Click here to visit her site or just go there from the sidebar.

The very quick answer to Nicole's question about the difference between soaking and sprouting grains is this (as I understand it, and I'm not an expert): soaking can also be called fermenting. Sprouting means you actually get little sprouts going. They can be very little, and often people use the terms interchangeably. It can be rather confusing. But the point is that the foods are being made to be more nutritious and easier to digest.

Pre-industrialized peoples treated their grains this way before eating them, and when white flour came into play we lost a bunch of good knowledge as well as the bulk of the nutrition (and no, enriching and fortifying flours does not make them nutritionally equal to whole grains, to say the least).

Soaked grains are soaked in some sort of acidic solution, like kefir, buttermilk, lemon juice, or vinegar. This releases the phytic acid present in the grains and changes the composition of the sugar molecules so that your body can implement the nutrition better and without digestive woes.

Nuts can also be soaked and the enzyme inhibitors present in them can be released to create a more digestively-kind end product. Here is a post on that. In it, I again reference Kimi (who is referencing Sally Fallon).

In sprouting grains, one must first soak the grain, sprout it, re-dry it, and grind it into flour.

You can also soak/sprout beans for a better end result. Sally Fallon is really the guru on all of this, so if you want to check out her book Nourishing Traditions, do so. If not, go to Kimi's website and do a search. She has probably covered it.

Kara has a lot of great soaked and sprouted recipes and instructions on how to do so. Check her out.
Here are some great recipes to try that implement soaking and/or sprouting: Here. Here. Here.

As I go along, I'll try to do more on this and include some more recipes. But for now, I've got a very busy one-year-old who requires my attention.
Enjoy experimenting and see what changes you notice.

Wednesday, September 1, 2010


Is anyone else loaded down with zucchini? We have been having zucchini everything lately. I thought I'd share some ideas for those of you who may be feeling as blessed as we are. :) The recipes for today both had their beginnings at I often get recipe ideas from there. You can type in the ingredients you have on hand and it will bring up recipes you can make. Very nice.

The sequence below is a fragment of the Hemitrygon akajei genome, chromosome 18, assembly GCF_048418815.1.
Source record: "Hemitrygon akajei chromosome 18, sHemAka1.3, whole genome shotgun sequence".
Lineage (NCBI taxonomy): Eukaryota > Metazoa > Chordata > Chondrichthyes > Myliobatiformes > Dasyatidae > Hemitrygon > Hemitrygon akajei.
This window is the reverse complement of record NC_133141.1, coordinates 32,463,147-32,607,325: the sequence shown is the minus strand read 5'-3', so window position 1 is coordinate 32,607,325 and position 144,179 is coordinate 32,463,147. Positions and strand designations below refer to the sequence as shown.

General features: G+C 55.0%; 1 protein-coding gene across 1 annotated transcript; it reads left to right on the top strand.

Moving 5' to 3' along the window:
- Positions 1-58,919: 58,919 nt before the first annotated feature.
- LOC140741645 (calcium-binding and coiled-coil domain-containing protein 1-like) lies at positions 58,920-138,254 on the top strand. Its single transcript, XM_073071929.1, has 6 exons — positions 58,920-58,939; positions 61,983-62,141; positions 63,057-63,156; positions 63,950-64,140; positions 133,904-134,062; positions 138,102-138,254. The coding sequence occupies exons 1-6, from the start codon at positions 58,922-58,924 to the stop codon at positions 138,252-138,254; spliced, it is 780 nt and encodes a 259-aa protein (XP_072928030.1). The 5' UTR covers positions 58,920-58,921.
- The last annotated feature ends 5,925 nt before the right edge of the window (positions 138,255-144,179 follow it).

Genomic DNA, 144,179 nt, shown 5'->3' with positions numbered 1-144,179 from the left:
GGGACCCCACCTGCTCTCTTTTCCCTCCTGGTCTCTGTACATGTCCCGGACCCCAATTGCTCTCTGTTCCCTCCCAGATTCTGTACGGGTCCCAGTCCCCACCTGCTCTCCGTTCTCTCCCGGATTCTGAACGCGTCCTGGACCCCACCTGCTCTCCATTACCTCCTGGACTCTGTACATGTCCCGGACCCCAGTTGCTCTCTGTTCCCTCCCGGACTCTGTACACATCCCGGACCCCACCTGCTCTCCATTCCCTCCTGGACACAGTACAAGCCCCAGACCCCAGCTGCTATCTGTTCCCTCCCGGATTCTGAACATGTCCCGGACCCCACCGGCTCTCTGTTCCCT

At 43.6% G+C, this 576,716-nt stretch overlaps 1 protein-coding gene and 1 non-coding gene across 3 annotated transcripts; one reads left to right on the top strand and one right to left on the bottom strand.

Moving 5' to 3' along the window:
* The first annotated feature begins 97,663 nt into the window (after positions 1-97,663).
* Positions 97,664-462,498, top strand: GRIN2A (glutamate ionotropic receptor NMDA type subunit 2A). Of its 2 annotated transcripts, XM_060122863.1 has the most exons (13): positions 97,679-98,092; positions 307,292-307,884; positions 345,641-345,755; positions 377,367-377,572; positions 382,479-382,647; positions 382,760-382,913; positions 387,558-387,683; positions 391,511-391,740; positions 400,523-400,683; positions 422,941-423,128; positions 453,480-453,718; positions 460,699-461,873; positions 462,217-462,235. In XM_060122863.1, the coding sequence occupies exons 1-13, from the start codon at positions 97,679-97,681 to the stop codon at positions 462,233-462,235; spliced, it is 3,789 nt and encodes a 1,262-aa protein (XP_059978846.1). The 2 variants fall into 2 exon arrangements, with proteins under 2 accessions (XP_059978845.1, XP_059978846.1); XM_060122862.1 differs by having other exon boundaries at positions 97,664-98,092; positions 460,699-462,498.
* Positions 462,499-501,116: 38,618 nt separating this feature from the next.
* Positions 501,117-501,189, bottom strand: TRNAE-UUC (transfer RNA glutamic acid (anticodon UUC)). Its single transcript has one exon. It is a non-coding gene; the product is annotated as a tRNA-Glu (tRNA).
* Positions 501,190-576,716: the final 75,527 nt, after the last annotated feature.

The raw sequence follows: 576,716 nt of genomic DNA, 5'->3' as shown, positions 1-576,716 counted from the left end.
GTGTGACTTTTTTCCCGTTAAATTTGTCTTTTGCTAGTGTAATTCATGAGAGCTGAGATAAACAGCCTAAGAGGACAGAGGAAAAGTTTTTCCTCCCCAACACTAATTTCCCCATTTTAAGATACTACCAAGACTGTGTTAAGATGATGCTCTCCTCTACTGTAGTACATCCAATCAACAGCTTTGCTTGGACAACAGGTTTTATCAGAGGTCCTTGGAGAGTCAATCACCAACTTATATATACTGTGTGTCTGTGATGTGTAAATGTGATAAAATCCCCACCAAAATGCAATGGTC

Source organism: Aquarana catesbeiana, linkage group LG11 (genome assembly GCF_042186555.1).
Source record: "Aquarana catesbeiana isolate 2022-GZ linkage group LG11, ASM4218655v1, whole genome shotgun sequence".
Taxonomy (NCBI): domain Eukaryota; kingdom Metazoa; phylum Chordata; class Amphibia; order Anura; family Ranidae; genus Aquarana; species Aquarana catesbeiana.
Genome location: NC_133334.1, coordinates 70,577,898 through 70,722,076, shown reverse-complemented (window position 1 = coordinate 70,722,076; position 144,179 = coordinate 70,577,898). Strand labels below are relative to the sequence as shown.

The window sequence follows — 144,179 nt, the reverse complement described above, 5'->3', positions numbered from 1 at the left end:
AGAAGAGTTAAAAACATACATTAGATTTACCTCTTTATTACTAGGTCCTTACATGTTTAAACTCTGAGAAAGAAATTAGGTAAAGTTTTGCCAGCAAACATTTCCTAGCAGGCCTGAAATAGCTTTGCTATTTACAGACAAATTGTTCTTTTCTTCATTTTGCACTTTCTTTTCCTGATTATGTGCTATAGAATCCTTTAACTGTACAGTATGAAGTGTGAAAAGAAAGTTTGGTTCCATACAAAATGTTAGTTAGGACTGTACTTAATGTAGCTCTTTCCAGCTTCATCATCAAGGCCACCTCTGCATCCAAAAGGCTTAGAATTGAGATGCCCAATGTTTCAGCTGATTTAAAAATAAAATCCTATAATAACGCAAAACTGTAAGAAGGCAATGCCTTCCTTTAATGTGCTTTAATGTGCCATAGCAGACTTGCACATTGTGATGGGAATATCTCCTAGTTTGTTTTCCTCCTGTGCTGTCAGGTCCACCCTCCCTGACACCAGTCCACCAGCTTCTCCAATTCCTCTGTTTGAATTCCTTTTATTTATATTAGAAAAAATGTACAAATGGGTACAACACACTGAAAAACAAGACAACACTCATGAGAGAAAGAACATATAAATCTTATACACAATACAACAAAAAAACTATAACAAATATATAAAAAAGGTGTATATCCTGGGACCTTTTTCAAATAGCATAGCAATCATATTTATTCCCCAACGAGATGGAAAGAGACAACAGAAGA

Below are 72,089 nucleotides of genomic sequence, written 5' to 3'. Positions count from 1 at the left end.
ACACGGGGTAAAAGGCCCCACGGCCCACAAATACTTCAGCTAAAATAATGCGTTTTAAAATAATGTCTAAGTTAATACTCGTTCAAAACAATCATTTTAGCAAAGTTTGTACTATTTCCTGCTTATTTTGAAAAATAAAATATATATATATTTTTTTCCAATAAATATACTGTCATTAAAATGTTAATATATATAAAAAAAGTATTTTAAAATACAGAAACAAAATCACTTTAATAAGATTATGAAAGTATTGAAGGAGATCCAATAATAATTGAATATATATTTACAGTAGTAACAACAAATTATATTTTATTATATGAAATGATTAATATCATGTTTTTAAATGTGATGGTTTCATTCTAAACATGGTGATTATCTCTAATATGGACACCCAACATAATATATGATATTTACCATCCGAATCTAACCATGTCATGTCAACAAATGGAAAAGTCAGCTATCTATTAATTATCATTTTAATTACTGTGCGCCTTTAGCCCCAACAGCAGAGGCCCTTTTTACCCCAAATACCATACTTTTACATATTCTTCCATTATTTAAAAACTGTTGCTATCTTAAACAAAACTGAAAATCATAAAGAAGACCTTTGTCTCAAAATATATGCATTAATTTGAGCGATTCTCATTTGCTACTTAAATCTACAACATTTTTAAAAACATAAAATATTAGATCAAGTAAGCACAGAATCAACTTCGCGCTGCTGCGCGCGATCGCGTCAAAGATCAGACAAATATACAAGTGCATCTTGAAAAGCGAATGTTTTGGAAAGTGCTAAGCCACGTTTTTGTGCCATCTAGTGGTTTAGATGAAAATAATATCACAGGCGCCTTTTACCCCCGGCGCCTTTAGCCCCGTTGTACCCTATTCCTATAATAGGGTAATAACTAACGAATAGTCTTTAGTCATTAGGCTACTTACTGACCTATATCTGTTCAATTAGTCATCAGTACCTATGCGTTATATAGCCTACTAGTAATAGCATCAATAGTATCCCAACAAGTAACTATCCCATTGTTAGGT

I have tried two recipes so far for zucchini cakes or patties, which we had previously not tried, but really liked. These were the ones that turned out the best. The recipe could be modified more than I have here to make it healthier, but it's pretty good, especially if you use whole, natural ingredients.

Zucchini Patties


  • 2 cups grated zucchini
  • 2 eggs, beaten
  • 1/4 cup chopped onion
  • 1/2 cup unbleached flour
  • 1/2 cup grated Parmesan cheese
  • 1/2 cup shredded mozzarella cheese
  • salt to taste
  • 2 tablespoons olive oil


  1. In a medium bowl, combine the zucchini, eggs, onion, flour, Parmesan cheese, mozzarella cheese, and salt. Stir well enough to distribute ingredients evenly.
  2. Heat a small amount of oil in a skillet over medium-high heat. Drop zucchini mixture by heaping tablespoonfuls, and cook for a few minutes on each side until golden.
Serve with some of your favorite tomato-based sauce or with a bit of sour cream. My husband thought they'd be great to put on some biscuits for a breakfast sandwich with a slice of tomato. Be creative.

This next one is more than easy. It's SO easy. It's simple, but my guy thought they tasted like fajitas. That's not bad for an all-veggie meal.

Zucchini and Squash Burritos


  • 1 tablespoon olive oil
  • 1/2 onion, chopped
  • 3 small summer squash, sliced (or a mixture of squash and zucchini or just zucchini)
  • salt to taste
  • 4 (7 inch) whole wheat tortillas (or whatever you prefer)
  • 1/2 cup shredded Cheddar cheese
  • 1/2 cup chopped tomato


  1. Heat the olive oil in a skillet over medium-high heat; cook and stir the onion in the hot oil until fragrant, about 3 minutes. Add the squash in three batches, making sure the first has softened slightly before adding the next. Season with salt.
  2. Heat the tortillas in the microwave until warm, about 10 seconds. Spoon the squash mixture into the center of the tortillas; top with the Cheddar cheese and tomato. Roll into a burrito to serve.
More to come.